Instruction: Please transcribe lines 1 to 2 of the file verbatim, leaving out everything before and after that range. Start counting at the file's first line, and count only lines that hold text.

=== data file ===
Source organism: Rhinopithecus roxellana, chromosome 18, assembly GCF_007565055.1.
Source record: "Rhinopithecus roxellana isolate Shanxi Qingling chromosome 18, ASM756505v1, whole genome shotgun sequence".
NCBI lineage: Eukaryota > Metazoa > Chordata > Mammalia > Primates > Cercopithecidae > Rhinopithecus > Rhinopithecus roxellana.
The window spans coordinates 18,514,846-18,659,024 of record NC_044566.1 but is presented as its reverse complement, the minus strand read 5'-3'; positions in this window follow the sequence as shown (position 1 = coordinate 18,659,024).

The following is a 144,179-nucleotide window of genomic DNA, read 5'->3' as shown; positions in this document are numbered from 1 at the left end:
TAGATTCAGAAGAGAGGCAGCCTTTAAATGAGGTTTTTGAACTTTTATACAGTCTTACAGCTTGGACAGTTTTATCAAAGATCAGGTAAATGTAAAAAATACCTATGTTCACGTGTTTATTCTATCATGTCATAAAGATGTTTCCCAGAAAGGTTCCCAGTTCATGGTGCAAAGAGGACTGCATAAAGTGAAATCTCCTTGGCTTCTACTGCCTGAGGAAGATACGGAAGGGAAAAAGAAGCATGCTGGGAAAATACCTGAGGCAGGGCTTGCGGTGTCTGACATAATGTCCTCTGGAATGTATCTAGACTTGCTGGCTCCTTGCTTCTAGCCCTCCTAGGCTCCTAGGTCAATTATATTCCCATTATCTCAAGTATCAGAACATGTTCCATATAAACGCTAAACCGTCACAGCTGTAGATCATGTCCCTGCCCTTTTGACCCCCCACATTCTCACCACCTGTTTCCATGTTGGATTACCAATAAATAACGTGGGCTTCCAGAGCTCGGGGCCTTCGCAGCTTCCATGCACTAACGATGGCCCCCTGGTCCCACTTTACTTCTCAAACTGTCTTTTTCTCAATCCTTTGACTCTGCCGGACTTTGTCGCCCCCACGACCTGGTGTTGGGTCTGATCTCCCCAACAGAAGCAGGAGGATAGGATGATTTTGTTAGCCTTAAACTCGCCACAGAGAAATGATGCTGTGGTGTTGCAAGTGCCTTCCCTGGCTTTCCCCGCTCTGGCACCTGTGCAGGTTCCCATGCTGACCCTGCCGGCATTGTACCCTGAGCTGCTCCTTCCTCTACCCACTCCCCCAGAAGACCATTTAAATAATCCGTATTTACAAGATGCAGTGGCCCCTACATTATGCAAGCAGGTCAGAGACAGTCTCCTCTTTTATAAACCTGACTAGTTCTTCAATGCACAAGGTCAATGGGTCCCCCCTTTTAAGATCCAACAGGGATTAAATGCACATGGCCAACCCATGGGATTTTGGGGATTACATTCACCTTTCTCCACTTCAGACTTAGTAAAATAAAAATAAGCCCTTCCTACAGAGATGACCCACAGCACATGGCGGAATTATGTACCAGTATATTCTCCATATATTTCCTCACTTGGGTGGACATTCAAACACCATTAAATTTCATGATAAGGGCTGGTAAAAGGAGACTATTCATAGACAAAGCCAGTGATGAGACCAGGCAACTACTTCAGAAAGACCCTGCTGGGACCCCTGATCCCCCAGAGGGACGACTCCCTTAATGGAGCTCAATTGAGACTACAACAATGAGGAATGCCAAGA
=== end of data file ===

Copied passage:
Source organism: Rhinopithecus roxellana, chromosome 18, assembly GCF_007565055.1.
Source record: "Rhinopithecus roxellana isolate Shanxi Qingling chromosome 18, ASM756505v1, whole genome shotgun sequence".